Creating an Engaged Community and Methodologies for Successful Listening and Learning

Written by Katie Gennaro

To determine which engagement mechanism is appropriate for your information-gathering needs, consider the IAP2 Spectrum of Public Participation.

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It is by listening that we begin to feel empathy for someone experiencing a problem. For local leaders, listening to the needs, concerns, worries, ideas, and fears of their citizens not only builds empathy, but it also lays the foundation for leaders to deliver on their promise of helping others and enables the collaboration needed to co-create impactful futures.

Governing is about decision-making, but it’s about informed decision-making. The democratic foundation of our nation means that local leaders do not just make choices and govern on behalf of their citizens blindly. It means they enact laws and initiate projects in the best interests of their citizens, as informed by their citizens. Local governments that aim to co-design their community’s future must invite their citizens into the design process, ask questions, and make participants feel that they were invited and heard.

If your community could benefit from a reinvigoration of its citizen engagement model, or you are embarking on an initiative for which it will be crucial to have citizen enthusiasm and buy-in, then you will need to leverage active listening and learning modalities to orchestrate a synergistic design planning experience.

Why Listening Early is Critical

When engaging citizens in policy-shaping dialog, initiate conversations early in the process. Change is always easier and less expensive if it happens earlier on in the process, and further, it can affect a more polished solution. Think about it. If you are in the process of planning a dog park in your community and are going to be surprised by the fact that residents in the immediate area do not want a dog park in their neighborhood, wouldn’t you prefer to be surprised in the early planning phases of the project instead of after you obtain funding, purchase materials, and break ground on the project?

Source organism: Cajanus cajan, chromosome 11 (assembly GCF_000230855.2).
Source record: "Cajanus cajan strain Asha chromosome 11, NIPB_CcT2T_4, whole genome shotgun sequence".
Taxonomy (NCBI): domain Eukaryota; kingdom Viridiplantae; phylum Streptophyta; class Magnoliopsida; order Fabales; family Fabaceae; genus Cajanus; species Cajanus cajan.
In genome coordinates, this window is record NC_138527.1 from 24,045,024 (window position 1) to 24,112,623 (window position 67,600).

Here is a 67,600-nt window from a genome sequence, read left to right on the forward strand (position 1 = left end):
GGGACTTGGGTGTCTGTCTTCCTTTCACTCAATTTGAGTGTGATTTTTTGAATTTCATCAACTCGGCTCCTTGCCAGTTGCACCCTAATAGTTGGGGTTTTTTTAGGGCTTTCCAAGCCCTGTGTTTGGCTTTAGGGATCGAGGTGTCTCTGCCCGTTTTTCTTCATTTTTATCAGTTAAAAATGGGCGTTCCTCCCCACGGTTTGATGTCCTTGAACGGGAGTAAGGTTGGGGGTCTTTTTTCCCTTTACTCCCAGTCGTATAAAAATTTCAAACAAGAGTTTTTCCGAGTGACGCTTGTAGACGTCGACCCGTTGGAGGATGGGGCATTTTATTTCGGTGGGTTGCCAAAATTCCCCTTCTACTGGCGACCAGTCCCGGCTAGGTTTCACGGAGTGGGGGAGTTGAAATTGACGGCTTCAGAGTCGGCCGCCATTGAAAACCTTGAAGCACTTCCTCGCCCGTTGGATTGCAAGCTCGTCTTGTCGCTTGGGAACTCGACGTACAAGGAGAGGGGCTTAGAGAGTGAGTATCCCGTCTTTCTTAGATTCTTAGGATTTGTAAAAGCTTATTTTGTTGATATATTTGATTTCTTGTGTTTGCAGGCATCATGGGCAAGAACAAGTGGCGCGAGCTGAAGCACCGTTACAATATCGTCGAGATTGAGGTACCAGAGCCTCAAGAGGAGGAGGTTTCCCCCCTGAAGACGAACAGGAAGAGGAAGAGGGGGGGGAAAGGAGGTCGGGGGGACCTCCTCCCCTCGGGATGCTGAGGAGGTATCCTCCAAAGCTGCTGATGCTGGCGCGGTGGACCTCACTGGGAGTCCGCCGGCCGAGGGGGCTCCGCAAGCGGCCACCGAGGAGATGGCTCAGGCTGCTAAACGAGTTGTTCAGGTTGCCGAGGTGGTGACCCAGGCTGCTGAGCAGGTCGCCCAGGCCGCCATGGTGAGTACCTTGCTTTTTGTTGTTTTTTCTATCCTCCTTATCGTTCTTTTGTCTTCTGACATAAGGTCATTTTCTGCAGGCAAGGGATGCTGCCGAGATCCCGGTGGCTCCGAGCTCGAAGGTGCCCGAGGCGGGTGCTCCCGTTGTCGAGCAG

With this proactive engagement framework in mind, ensure that if you are asking questions of your citizenry and that you genuinely want to hear their feedback. If the discussion surrounds a passion project, ask yourself honestly if you can accept hearing feedback that will change the project’s course, and if you will then be willing to pivot and adjust your plan. Leaders must always be prepared to hear what is difficult to learn, so know that listening and engagement activities may not always reaffirm your plans. Sometimes they will derail and reshape what you believe you know.

Types of Engagement Mechanisms

To determine which engagement mechanism is appropriate for your information-gathering needs, consider the IAP2 Spectrum of Public Participation. Developed by the International Association of Public Participation (IAP2), it clarifies the role that the public plays in planning and decision-making, and the level of influence they will expert in the process.